Product Design of Wheat Straw Polypropylene Composite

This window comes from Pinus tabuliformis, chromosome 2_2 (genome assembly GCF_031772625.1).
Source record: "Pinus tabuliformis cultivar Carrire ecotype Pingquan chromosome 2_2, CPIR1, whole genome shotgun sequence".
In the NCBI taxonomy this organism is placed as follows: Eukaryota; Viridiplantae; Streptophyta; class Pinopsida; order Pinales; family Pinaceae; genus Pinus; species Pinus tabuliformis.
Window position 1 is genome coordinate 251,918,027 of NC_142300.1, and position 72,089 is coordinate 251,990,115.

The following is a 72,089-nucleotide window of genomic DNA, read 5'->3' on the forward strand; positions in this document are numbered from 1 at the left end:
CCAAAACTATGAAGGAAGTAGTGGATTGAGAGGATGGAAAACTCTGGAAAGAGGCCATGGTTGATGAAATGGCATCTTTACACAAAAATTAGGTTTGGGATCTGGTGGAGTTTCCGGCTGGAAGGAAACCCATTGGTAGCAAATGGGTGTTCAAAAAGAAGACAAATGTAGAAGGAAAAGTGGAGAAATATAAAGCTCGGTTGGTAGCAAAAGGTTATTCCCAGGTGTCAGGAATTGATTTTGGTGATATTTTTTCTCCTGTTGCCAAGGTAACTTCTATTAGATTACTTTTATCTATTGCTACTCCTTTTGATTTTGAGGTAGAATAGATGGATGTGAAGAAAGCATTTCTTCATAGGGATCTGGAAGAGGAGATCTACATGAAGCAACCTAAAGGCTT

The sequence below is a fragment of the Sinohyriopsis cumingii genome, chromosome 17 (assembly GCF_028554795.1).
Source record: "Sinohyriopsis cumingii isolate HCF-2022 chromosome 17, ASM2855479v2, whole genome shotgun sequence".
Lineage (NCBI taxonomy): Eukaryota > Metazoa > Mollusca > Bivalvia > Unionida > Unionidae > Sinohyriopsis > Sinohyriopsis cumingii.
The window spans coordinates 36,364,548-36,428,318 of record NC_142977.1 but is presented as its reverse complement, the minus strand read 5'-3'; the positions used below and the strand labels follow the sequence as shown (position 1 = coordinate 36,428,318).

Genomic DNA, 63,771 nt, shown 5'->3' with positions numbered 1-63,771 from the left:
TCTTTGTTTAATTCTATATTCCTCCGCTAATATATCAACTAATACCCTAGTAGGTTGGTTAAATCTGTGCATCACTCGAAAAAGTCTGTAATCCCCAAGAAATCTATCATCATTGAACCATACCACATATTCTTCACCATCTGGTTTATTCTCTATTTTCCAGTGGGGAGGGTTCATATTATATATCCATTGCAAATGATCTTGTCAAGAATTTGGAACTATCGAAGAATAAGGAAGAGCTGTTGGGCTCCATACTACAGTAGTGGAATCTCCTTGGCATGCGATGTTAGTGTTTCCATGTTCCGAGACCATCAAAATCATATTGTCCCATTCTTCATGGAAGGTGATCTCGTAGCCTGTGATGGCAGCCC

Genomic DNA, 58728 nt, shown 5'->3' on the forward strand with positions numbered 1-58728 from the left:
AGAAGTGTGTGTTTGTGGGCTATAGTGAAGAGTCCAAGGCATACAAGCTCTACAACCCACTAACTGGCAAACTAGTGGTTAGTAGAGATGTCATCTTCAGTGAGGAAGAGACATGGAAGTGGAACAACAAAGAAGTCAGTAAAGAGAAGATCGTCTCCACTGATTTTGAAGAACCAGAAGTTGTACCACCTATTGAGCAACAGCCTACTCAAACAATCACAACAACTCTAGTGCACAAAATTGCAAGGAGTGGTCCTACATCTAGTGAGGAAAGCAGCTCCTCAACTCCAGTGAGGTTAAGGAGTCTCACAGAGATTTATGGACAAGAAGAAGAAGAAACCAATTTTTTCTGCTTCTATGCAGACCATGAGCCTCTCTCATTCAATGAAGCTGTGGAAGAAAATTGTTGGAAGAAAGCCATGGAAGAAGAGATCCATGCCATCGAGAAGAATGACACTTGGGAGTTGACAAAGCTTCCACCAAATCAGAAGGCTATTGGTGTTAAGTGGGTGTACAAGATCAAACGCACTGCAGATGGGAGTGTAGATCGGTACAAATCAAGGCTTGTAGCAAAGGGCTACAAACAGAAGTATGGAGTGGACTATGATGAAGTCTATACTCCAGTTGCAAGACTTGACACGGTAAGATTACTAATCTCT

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The use of wheat straw and other agricultural by-product fibers in polymer composite materials offers many economical and environmental benefits. Wheat straw has been recently commercialized as new filler for polypropylene thermoplastic composites in automotive applications. However, to expand its application in the automotive industry and other sectors where highly-engineered materials are needed, a systematic database and reliable composite property models are needed. For this purpose, this research was systematically conducted. A product design approach is used in studying wheat straw polypropylene (WS-PP) composite. A set of thermoplastic composite specifications relevant to several automotive parts was used as a basis for the customer needs which give the direction to the entire product design of thermoplastic composites based on polypropylene and straw. Straw fibers were produced by grinding and sieving (without any other treatment). These fibers were used in the formulation of polypropylene thermoplastic composites to understand the variable that can contribute to minimize production cost, maximize product performance and maximize wheat straw utilization (fraction of renewable material). The variation in chemical composition due to plant variety (parts of the plant, location of harvesting and seasonality), the bonding incompatibility between hydrophobic polypropylene matrix and hydrophilic straw fiber, along with the heterogeneity of fiber size and shape, has made wheat straw polypropylene composite a complex system. This complexity causes the mechanistic approach of composite modeling in the well-established composite theory difficult to be applied, since modeling the contribution of natural fibers to the performance of thermoplastic composites is not as straightforward like in the case of homogenous glass fiber (with same shape, diameter and narrow length distribution). Alternatively, a statistical approach of modeling by using designed experiments was used in this research. The Mixture and Process-Mixture Experimental Design methodologies were applied to develop response surface models that can be used to correlate input properties and formulation of these thermoplastic composites to the final properties of the product. The models obtained can then be inverted to predict the required properties and formulations using fiber (straw), matrix (polypropylene), and additives (coupling agent) as the main components for a specified product performance. The prediction includes the fiber grading (size and aspect ratio) and classification in order to maximize fiber utilization for different needs of composite products. The experiments were designed based on the analysis of the existing data provided by previous research works of wheat straw polypropylene composite system in our laboratory and by experimental data generated during this research. The focus of the analysis was the determination of the factor(s), i.e., the independent variables of the experiments and their acceptable levels. The response variables being measured were chosen based on the required specifications of targeted products. A constrained three-component mixture design of experiment was conducted to develop models for flexural properties of WS-PP composite. The three independent mixture variables in this experiment were the weight proportions of: straw (as fiber), polypropylene (as matrix), and maleic anhydride polypropylene (as coupling agent). Statistical analysis results showed that the obtained models have met standard requirements of response surface models with good predictive capability. One of the important finding of this study was the formulation for optimum coupling agent proportion which gives the best flexural properties of composite. The effect of straw fiber size on composite properties was investigated by using fiber length and aspect ratio as parameters to describe fiber size, instead of the size of sieves used in fiber preparation. Two-stage separation method was applied in the straw fiber preparation process. In this method, width-based separation was followed by length-based separation to obtain fiber fractions with distinct fiber length and aspect ratio. Samples of thermoplastic composites for measurement of physical properties were produced from each fiber factions at two different levels of fiber loading. The samples were compounded by twin-screw extrusion and specimens were prepared by injection molding. The fibers were then extracted from the samples after injection molding (using solvent) and their sizes were measured to investigate the fiber size reduction during the compounding and molding process. A comprehensive analysis was then performed to study the responses of stiffness, impact resistance and specific properties of these composites by including initial fiber sizes, fiber chemical compositions (measured as cellulose, hemi-cellulose and lignin), fiber size reduction during compounding/molding process, and fiber loading as factors. One of the important contributions of this study is fiber grading in terms of their sizes and their respective contributions to the final composite product properties. Based on the previous results, a mixture design of experiment was performed on wheat straw – polypropylene / impact copolymer polypropylene (WS-PP/ICP) composite system. The objective of the experiment was to obtain response surface models that can be used to estimate some important properties required by a set of automotive product specifications. The optimum formulation of coupling agent obtained in the previous study was used to determine the fixed recipe of coupling agent; simplifying the composite system into a three-component mixture, i.e. straw (as fiber) and polypropylene (homopolymer and impact copolymer (polypropylene blend as matrix). Simulation of the models shows the superiority of using a blend of polypropylenes to balance the stiffness and impact strength of the composites and being able to reach three targeted product specifications. A case study was also performed to demonstrate that the models can be used to find optimum formulations to minimize material cost while meeting specifications of all targeted products. Finally, a framework for wheat straw polypropylene product design and development is presented in this thesis. The framework can be used for designing polypropylene-straw thermoplastic composites with various combinations of fiber - polymer matrix - additive systems with different product attributes and specifications suitable for several applications in the automotive industry.